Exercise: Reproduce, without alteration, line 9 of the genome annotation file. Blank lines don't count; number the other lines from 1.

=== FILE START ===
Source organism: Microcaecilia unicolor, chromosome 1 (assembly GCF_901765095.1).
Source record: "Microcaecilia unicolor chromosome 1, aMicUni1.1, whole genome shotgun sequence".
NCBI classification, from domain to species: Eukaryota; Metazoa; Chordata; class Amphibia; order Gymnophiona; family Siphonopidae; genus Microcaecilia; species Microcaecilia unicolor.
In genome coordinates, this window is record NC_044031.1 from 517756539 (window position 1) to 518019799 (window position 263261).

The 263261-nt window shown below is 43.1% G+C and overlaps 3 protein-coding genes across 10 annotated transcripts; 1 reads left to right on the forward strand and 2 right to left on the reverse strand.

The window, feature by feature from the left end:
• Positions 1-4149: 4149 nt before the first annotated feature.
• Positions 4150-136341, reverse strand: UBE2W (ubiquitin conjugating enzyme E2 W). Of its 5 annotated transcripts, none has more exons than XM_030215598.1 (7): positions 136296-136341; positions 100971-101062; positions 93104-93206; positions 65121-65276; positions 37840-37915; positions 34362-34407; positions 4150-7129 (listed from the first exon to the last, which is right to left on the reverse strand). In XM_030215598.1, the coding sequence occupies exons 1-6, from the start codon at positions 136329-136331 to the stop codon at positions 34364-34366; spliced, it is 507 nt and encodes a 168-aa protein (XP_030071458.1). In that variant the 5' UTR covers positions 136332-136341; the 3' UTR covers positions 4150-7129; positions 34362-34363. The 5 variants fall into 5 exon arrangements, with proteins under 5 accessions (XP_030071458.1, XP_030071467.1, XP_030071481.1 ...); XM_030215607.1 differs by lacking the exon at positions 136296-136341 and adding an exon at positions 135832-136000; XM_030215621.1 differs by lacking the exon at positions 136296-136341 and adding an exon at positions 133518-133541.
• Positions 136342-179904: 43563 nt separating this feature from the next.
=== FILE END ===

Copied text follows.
• Positions 136342-179904: 43563 nt separating this feature from the next.